Fitting 33” tires to any off-road vehicle will enhance the off-road capability, improve looks and offer better traction. Unfortunately, it’s not always a straightforward process and the requirements vary from vehicle to vehicle. This article will discuss what is required to fit 33” tires on an MN Triton.
In order to fit 33” tires to an MN Triton you will need the following:
- 2-inch lift
- Removal of front mud flaps
- 16×8 offset wheel
- Trimming of the upper plastic fender guards
- Metal modification on the pinch weld.
Bigger tires are the single most effective method of gaining improved ground clearance. This is especially important for overcoming obstacles in an off-road situation. There are however a few limitations, especially when it comes to IFS (Independent Front Suspension) 4WD vehicles, such as with the Mitsubishi Triton.
Let’s now look at a few factors to consider when fitting 33” tires on your MN Triton, and the minimum requirements needed to accomplish this.
Fitting 33 inch tires on a ML Triton
Let’s say from the outset that fitting 33” tires on a Triton is very possible, however not without a few modifications. When referring to 33” tires, we are looking at either a 285/75/16 or a 285/70/17 tire options. These sizes are the metric equivalent to 32.8” tires.
Let’s start with the minimum lift kit requirement.
Before you even consider fitting 33” tires on your Triton, you’ll need to have a 2” lift kit installed. Even this isn’t enough, since you’ll still need to make additional modifications to prevent scrubbing at full lock. If you decide to go 3” or higher, beware there are serious implications to any IFS suspension, but more on that later.
However, it can be done. Should you fit 33” tires on your truck? There are mixed opinions when it comes to tire sizes, however, I give it a resounding YES! In fact, I am currently running 33” tires on my truck and they work a treat! The added clearance, aggressive look, and improved traction and stability in my opinion is well worth it.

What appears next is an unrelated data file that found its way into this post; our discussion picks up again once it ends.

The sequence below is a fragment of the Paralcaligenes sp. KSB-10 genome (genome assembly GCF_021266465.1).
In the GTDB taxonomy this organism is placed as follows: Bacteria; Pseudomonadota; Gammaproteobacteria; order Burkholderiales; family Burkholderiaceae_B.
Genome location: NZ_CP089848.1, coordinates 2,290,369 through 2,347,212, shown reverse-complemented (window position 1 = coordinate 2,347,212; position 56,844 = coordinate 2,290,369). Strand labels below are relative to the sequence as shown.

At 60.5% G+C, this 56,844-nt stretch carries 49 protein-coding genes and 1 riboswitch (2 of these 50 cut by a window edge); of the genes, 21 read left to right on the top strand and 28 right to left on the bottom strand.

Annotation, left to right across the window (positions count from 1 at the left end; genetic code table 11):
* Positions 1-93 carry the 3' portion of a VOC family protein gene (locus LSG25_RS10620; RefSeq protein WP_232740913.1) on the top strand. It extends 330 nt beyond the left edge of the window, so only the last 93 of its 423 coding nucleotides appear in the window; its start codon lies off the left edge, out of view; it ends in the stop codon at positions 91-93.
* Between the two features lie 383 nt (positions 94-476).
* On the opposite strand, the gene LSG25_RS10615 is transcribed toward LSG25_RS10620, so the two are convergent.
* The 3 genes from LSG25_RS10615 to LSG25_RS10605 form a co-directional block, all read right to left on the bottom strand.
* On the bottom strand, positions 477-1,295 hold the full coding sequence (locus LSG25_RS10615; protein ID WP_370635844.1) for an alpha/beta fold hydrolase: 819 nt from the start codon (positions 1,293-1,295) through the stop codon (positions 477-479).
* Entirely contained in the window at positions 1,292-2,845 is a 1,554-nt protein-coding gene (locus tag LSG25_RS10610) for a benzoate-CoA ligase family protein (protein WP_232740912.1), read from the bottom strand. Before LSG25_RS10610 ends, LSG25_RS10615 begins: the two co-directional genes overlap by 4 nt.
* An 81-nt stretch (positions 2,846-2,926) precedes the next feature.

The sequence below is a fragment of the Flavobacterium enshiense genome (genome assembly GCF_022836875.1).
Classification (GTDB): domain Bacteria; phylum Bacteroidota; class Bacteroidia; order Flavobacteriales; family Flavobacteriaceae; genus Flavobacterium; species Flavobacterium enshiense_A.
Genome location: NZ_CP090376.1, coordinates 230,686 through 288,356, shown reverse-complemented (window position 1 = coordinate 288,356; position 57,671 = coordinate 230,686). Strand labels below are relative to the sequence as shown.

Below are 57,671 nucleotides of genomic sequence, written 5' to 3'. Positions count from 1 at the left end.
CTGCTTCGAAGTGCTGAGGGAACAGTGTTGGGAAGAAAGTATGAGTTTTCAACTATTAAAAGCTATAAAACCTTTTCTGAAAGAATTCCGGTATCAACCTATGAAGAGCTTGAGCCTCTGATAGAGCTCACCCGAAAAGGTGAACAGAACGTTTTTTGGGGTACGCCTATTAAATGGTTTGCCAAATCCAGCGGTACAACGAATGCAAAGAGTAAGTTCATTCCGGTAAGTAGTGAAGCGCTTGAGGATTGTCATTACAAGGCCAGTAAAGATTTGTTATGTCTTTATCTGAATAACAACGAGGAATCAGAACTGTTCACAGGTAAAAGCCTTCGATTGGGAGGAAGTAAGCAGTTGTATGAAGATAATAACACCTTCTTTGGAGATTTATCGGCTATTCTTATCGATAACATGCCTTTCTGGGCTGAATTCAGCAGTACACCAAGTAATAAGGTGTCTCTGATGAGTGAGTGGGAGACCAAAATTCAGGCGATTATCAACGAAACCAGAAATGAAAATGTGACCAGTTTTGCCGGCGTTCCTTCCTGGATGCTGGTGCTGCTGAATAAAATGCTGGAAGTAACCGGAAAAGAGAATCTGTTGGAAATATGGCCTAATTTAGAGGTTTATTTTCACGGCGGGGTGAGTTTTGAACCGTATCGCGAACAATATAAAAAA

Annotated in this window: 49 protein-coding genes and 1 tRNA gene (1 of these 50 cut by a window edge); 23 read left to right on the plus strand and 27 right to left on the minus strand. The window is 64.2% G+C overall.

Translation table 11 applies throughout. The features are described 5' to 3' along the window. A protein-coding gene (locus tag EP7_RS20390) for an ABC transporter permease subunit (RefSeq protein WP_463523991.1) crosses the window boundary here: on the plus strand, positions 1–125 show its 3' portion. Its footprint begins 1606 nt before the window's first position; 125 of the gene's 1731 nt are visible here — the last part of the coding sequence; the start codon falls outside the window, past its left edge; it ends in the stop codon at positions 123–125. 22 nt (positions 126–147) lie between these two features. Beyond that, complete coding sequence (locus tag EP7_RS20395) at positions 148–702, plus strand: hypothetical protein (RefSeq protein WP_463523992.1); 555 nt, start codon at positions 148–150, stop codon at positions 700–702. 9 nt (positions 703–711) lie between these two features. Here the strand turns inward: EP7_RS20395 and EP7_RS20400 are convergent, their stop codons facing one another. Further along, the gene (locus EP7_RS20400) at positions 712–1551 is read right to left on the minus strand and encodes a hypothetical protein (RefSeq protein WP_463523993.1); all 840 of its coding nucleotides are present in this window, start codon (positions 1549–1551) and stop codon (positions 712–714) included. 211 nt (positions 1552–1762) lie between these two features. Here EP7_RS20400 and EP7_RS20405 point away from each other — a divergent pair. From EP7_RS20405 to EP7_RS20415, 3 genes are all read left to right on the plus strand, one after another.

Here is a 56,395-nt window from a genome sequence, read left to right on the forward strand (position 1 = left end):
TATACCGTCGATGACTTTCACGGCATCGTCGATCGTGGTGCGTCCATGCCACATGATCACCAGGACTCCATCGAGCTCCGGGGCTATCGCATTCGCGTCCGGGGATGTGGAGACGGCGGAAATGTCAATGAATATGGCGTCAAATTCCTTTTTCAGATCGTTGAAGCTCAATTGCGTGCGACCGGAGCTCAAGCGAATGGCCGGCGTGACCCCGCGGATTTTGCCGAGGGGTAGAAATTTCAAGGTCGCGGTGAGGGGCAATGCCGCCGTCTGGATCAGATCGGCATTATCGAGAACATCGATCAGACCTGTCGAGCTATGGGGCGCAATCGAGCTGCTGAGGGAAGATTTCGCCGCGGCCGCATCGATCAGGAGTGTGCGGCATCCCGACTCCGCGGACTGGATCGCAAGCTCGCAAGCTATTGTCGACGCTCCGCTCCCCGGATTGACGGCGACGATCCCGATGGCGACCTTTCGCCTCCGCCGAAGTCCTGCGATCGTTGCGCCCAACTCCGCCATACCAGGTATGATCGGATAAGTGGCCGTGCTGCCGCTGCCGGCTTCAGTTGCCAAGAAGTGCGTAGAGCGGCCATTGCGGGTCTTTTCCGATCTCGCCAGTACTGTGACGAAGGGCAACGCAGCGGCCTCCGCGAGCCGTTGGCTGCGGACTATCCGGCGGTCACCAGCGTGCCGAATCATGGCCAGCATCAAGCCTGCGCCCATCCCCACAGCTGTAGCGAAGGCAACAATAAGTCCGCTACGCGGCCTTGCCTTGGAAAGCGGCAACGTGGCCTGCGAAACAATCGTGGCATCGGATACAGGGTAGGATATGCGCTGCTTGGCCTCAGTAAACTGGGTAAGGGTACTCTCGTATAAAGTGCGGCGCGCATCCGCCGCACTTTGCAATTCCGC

Let’s now look at the best wheel offset option for the Triton on 33’s
Wheel offset is always something that gets considered last, and it can become a complicated affair if you’re not sure exactly how much brake caliper clearance is needed.
It’s been widely agreed that 16×8 is recommended option here, however. 16×7 is apparently possible. The problem here is, you don’t want to go too negative offset on the wheels else you have too much wheel “poke” which causes other problems again. So with a 25+ offset the wheels will poke by 1cm or so. If you’re opting for allows over “steelies”, you’ll have more options available.
Backspacing is the distance measured from the hub mounting surface to the inside edge of the wheel. When you decrease backspacing, you gain more inside wheel clearance. There is a fine line between keeping the tires in the guards and preventing scrub on arches, UCA, Brake calipers, etc.
Offset is measured in mm and generally refers to how your wheels sit inside the wheel wells. You get positive and negative offset wheels. When it’s positive the imaginary line is more towards the front and negative means the mounting surface is more towards the rear of the rim creating a deep dish effect.
Fender & Arch trimming
There are a few plastic sections on the inner fender guards that need to be trimmed away since they will scrub at full articulation. So get your Stanley knife out and do some trimming of those wheel arch/guards where they are making contact. You’ll need to do some grinding of the inner guard pinch weld and trimming of the inside of the flare.
Fender trimming goes hand in hand with backspacing/Wheel offset as well as how wide the tire is. A wider tire will require more wheel arch clearance and room to move when flexing off-road and when turning at full lock.
When you squeeze oversized tires into a wheel arch without lifting the truck, you’ll need to trim away a lot of the inside fender and arch plastic to allow the tire to tuck behind the arch when turning and flexing off-road.
Will the 285/75/16 throw out your MN Triton speedo?
When you upgrade from a stock tire to one with a taller aspect ratio (Sidewall), increasing the wheel circumference, your speedo can be thrown out. In this specific instance with the diameter being a 7.2% increase and a 15.1% increase in the aspect ratio, the speedometer will be thrown off slightly. The 7.2% increase in tire circumference means the actual speed will be higher by up to 6.5 mph @90mph
The below table will give you an indication of how the speedometer reading is affected.